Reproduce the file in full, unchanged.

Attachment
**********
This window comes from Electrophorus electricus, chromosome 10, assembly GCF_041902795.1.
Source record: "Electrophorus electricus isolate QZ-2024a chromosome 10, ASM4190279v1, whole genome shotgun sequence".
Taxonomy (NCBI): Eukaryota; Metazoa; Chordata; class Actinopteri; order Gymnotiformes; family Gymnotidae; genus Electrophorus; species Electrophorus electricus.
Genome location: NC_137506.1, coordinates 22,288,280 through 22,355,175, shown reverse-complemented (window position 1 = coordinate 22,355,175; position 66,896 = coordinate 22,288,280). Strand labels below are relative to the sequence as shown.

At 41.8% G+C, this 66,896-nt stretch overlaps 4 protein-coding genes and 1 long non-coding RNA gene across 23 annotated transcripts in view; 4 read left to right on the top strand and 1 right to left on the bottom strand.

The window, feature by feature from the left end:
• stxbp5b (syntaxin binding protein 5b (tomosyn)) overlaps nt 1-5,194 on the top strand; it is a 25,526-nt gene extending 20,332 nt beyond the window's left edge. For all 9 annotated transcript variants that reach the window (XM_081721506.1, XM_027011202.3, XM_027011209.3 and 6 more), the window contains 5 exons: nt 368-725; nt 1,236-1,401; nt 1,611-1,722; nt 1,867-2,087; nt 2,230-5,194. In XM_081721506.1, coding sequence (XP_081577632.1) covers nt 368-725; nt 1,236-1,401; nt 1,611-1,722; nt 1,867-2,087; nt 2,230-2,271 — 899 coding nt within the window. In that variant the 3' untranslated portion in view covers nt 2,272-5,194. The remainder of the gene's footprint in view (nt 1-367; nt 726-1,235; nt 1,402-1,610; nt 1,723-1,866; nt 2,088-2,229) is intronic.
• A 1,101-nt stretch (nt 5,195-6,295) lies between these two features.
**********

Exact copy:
This window comes from Electrophorus electricus, chromosome 10, assembly GCF_041902795.1.
Source record: "Electrophorus electricus isolate QZ-2024a chromosome 10, ASM4190279v1, whole genome shotgun sequence".
Taxonomy (NCBI): Eukaryota; Metazoa; Chordata; class Actinopteri; order Gymnotiformes; family Gymnotidae; genus Electrophorus; species Electrophorus electricus.
Genome location: NC_137506.1, coordinates 22,288,280 through 22,355,175, shown reverse-complemented (window position 1 = coordinate 22,355,175; position 66,896 = coordinate 22,288,280). Strand labels below are relative to the sequence as shown.

At 41.8% G+C, this 66,896-nt stretch overlaps 4 protein-coding genes and 1 long non-coding RNA gene across 23 annotated transcripts in view; 4 read left to right on the top strand and 1 right to left on the bottom strand.

The window, feature by feature from the left end:
• stxbp5b (syntaxin binding protein 5b (tomosyn)) overlaps nt 1-5,194 on the top strand; it is a 25,526-nt gene extending 20,332 nt beyond the window's left edge. For all 9 annotated transcript variants that reach the window (XM_081721506.1, XM_027011202.3, XM_027011209.3 and 6 more), the window contains 5 exons: nt 368-725; nt 1,236-1,401; nt 1,611-1,722; nt 1,867-2,087; nt 2,230-5,194. In XM_081721506.1, coding sequence (XP_081577632.1) covers nt 368-725; nt 1,236-1,401; nt 1,611-1,722; nt 1,867-2,087; nt 2,230-2,271 — 899 coding nt within the window. In that variant the 3' untranslated portion in view covers nt 2,272-5,194. The remainder of the gene's footprint in view (nt 1-367; nt 726-1,235; nt 1,402-1,610; nt 1,723-1,866; nt 2,088-2,229) is intronic.
• A 1,101-nt stretch (nt 5,195-6,295) lies between these two features.